What We Talk About When We Talk About Taxes
We have a real communication problem in America, and it goes far beyond hysterical, dishonest news outlets and the general ignorance of the American people. No; this communication breakdown goes to the heart of the federal government—and aristocrats’ pocketbooks.
The Left and the Right frequently spar over taxes in this country: how to implement them, how much to demand, what a “fair share” looks like, and whether corporations should be allowed to steal from the American people by stashing their warchests overseas, or by taking advantage of numerous other corporate tax loopholes. But what’s less obvious is the way our very language on the subject of taxes has changed over the years.
Look no further than the debate surrounding the income tax—an issue that is of far greater significance to America’s wealthy than to her working poor or even to her middle class. According to the Joint Committee on Taxation, a vast majority of Americans (65.4%) pay more in payroll taxes in the average year than they pay in income taxes.
But as income approaches (and certainly once it exceeds) $200,000 a year, income taxes become a much bigger deal to folks. This, more than anything else, has steered public discourse in a very regressive direction.
Governing by Tax Credit
For better or worse, tax policy in the US often centers on the concept of tax credits. The JCT reports that citizens under the $40,000/year threshold receive a cumulative $81.1 billion more from the income tax system than they actually contribute. This is made possible by progressive programs like the Child Tax Credit and the Earned Income Tax Credit.
Nevertheless, that same tax bracket is still on the hook for some $121.5 billion in payroll taxes each year, meaning they still make a net contribution to a system that provides essential public services. But when you account for tax rates at the state and local levels, for America’s poor and middle class, you find these tax burdens are actually higher for poor Americans than they are for the rich.
And the middle class has it even worse: those within the $40,000-$50,000 range pay about twelve times as much in payroll taxes as they do in income taxes; for people in the $50,000-$75,000 range, the ratio is closer to 2:1.
In a rare example of his being on the right side of policymaking, Senator Marco Rubio (R-FL), along with Mike Lee (R-UT) are looking for ways to reduce the burden that payroll taxes impose on lower-income Americans. This is in stark contrast to the usual GOP line that income taxes are the greatest threat to economic opportunity for less-privileged Americans.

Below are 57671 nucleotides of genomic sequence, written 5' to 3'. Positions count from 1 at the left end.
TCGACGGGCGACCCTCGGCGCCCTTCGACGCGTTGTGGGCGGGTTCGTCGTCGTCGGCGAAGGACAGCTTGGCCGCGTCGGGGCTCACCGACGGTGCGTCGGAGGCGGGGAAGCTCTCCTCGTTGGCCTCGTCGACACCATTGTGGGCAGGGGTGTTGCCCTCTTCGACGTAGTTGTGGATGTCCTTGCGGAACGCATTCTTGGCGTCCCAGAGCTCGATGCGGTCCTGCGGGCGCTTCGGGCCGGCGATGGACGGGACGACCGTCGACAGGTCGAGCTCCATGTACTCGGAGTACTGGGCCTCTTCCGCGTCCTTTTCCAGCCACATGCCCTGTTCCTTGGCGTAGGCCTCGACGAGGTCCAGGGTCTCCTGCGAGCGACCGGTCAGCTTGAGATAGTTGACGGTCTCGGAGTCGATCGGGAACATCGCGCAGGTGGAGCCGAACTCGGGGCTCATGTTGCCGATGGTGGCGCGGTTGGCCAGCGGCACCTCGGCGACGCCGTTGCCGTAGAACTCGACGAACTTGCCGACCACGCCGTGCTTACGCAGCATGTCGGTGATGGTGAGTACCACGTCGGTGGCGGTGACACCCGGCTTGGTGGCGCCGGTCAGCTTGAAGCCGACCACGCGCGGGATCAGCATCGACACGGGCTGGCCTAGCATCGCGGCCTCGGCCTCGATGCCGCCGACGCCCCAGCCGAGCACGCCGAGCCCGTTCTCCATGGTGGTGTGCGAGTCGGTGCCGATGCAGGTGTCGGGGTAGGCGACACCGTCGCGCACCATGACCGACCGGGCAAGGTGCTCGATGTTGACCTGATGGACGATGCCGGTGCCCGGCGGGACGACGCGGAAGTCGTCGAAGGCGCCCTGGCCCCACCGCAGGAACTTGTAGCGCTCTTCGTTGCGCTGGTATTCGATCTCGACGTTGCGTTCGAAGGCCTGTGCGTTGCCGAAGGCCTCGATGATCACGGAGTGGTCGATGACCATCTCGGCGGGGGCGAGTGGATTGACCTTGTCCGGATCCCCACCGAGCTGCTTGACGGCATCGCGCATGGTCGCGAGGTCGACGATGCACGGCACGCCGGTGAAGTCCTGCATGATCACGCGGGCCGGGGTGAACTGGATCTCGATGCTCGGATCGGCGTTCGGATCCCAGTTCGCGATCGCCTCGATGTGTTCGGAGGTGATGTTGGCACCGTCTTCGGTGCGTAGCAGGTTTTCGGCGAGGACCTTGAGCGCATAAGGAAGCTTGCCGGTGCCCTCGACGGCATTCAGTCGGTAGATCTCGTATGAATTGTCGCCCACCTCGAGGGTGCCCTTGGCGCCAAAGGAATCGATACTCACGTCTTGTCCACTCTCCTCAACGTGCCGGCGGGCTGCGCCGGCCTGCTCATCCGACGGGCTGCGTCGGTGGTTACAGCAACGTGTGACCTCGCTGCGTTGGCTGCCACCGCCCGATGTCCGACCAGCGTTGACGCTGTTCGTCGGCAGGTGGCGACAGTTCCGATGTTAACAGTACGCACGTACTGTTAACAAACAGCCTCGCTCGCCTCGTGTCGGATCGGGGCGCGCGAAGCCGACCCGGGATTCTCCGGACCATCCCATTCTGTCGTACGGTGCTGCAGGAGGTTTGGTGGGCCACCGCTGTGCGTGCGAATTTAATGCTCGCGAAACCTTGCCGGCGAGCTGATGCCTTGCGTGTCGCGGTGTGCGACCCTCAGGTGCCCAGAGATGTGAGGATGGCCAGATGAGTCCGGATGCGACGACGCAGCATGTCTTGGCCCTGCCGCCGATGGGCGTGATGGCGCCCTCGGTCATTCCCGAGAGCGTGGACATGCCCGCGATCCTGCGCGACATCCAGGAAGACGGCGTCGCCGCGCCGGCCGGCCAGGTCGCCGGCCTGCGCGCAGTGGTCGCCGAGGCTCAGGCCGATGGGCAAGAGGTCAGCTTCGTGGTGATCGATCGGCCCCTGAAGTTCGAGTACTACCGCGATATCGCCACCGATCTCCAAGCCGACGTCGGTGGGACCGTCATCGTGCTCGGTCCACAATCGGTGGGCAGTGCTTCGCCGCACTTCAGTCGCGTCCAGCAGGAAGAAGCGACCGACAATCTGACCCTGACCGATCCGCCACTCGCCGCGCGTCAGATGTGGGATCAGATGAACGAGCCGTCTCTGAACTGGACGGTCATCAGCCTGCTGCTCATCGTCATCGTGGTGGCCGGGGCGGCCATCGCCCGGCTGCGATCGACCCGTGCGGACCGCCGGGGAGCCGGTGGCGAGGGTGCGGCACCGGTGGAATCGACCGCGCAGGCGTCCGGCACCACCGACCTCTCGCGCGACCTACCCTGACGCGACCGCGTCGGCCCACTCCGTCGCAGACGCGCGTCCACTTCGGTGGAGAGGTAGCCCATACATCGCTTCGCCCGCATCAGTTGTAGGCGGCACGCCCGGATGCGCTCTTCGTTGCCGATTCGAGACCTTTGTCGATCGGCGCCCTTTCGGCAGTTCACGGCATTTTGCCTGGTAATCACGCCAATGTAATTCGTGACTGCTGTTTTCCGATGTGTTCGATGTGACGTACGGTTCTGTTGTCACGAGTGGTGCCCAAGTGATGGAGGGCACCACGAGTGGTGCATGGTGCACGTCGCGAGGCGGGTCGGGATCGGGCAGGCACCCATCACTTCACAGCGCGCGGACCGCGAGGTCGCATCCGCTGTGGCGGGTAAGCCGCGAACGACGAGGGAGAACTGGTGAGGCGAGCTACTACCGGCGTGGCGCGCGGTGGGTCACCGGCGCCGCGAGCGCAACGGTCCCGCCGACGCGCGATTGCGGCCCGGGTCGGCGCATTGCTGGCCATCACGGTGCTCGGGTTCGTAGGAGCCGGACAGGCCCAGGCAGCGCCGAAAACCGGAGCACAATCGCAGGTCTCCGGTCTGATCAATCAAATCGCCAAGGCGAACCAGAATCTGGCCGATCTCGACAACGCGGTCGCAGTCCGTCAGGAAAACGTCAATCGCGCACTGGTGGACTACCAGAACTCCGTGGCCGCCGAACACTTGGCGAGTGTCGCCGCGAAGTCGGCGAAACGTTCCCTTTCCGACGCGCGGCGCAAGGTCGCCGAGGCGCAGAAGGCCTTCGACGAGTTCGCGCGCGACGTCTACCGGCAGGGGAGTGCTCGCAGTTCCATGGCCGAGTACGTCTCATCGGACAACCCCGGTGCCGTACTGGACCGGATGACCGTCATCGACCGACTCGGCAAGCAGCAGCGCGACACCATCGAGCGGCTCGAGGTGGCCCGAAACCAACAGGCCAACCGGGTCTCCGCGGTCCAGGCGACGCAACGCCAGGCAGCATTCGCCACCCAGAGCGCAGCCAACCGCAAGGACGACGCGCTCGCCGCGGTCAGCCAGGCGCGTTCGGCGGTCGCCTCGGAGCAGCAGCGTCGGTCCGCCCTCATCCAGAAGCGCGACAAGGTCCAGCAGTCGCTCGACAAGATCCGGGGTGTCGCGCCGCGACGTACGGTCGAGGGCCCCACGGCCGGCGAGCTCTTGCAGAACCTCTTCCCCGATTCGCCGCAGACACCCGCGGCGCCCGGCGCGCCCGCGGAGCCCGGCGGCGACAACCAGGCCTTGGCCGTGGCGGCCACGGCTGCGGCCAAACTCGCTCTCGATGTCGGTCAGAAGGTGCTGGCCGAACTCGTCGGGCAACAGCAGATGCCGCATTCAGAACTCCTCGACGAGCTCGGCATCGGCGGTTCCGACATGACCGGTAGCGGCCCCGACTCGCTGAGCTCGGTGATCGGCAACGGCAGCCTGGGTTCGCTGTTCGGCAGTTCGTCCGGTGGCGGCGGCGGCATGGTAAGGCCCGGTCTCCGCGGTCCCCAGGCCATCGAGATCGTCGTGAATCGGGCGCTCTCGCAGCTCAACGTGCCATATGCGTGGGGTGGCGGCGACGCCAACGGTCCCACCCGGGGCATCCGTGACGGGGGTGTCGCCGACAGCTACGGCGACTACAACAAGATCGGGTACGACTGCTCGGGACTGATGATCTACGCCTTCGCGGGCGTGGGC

Changing the Conversation
What we have, in the end, is a revealing look at the way that America’s wealthy have commandeered our conversations about tax reform—and at how our congressmen and congresswomen are playing along with the farce. The American people have been led to the mistaken belief that the majority of the tax burdens in America land on our “job creators” and tycoons—but in point of fact, nothing could be further from the truth.
Thankfully, a small percentage of millionaires and billionaires in America—most notably Warren Buffet, who’s still reminding us that he pays less in taxes than his secretary does—are aware of this contradiction and are actually voicing support for the idea that the rich should pay higher taxes—their “fair share,” to use the parlance of our times.
But for the dissenters, both in the private sector and the public, the argument goes something like this: The rich could always pay more if they want!. To this I say: since when is the US a charity, to be funded (or not) on the whims of her wealthiest 1%? Somewhere in the still-unwritten future of this country is a time where this holds true, and where the government need not write the most basic tenets of human dignity and fairness (to say nothing of common sense) into law. In this version of the future, common decency abounds for its own sake—not because it’s federally mandated.
Is the idea gaining traction in today’s America? No, not really. We have the wrong Congress for that, so for now we’re playing the waiting game. But for those of us paying attention, the wait for sweeping and comprehensive tax reform is beginning to feel interminable.
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